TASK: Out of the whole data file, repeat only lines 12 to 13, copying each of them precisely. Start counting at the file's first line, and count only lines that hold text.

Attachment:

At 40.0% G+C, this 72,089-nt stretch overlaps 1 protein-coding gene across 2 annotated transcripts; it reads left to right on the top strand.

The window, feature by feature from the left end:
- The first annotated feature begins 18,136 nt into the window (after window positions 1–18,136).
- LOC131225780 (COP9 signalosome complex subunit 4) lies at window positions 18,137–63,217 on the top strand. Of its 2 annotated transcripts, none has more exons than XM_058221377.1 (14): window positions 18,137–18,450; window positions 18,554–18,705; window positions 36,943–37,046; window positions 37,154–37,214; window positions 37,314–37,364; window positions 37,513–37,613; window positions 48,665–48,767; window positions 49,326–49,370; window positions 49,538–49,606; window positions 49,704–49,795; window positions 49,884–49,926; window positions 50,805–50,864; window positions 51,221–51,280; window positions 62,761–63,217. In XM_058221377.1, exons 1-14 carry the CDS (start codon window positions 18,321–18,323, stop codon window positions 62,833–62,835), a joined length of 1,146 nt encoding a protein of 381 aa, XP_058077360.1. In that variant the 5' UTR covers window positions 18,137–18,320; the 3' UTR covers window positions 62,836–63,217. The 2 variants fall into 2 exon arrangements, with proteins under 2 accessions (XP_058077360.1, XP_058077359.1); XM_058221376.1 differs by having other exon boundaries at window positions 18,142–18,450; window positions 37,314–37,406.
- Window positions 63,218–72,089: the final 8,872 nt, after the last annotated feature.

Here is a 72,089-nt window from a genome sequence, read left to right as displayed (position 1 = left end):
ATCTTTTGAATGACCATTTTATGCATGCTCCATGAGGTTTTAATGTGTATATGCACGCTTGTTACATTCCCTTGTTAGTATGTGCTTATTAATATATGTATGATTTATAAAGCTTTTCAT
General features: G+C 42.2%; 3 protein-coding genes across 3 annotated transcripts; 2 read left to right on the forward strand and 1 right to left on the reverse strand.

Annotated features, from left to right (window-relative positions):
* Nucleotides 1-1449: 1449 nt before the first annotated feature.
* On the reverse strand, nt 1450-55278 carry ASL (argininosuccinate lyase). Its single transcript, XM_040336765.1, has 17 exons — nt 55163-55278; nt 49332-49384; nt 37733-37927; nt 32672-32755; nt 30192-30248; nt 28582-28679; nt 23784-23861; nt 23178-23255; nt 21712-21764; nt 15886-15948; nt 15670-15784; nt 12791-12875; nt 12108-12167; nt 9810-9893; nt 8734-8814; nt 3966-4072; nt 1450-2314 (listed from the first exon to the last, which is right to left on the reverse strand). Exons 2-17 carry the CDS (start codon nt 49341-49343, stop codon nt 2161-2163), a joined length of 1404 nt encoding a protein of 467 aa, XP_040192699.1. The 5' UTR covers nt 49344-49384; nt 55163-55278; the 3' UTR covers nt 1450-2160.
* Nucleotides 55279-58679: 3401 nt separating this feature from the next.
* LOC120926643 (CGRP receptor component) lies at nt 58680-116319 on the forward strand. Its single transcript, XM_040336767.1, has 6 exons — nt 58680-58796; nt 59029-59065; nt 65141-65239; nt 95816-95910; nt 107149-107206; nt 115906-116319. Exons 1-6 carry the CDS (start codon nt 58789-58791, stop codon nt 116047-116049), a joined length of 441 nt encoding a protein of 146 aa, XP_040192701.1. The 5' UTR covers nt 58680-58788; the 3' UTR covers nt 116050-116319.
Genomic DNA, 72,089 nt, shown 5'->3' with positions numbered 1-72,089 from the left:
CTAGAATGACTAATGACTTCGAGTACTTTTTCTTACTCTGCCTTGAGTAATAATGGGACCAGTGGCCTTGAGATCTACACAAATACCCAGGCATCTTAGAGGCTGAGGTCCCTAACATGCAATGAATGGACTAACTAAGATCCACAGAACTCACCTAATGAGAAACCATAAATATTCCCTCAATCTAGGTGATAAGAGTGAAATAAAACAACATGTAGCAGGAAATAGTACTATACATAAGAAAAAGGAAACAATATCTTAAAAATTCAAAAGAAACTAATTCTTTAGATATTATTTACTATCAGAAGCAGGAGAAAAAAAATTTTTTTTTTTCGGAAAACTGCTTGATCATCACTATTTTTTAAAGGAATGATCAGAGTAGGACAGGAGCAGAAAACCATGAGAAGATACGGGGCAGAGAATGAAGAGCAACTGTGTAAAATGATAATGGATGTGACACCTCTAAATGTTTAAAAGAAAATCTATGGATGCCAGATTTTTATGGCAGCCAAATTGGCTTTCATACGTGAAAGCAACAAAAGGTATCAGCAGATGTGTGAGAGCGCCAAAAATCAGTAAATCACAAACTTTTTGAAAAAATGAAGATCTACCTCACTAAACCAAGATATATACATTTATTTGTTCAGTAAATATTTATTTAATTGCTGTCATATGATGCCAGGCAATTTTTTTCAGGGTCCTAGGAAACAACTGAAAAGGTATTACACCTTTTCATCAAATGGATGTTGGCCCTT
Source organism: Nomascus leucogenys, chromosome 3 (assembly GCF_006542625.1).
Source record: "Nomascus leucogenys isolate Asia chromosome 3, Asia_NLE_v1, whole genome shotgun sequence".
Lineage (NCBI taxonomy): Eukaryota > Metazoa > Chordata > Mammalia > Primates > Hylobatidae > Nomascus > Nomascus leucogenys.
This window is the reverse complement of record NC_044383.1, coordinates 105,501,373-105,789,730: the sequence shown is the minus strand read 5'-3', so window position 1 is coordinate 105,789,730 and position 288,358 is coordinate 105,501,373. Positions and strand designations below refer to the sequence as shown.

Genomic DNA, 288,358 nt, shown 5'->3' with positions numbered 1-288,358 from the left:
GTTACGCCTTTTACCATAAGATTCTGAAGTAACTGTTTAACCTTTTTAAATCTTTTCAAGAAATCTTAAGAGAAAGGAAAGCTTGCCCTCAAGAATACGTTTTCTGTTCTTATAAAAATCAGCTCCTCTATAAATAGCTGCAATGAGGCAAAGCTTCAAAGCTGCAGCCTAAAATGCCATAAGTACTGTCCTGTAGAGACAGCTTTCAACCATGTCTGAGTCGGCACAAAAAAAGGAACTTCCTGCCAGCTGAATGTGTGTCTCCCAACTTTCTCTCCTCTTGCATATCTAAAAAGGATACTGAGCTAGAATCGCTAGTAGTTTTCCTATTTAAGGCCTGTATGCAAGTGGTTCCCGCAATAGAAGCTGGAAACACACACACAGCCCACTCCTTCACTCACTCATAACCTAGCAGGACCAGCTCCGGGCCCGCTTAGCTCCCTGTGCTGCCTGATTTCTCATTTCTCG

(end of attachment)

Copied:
* Nucleotides 55279-58679: 3401 nt separating this feature from the next.
* LOC120926643 (CGRP receptor component) lies at nt 58680-116319 on the forward strand. Its single transcript, XM_040336767.1, has 6 exons — nt 58680-58796; nt 59029-59065; nt 65141-65239; nt 95816-95910; nt 107149-107206; nt 115906-116319. Exons 1-6 carry the CDS (start codon nt 58789-58791, stop codon nt 116047-116049), a joined length of 441 nt encoding a protein of 146 aa, XP_040192701.1. The 5' UTR covers nt 58680-58788; the 3' UTR covers nt 116050-116319.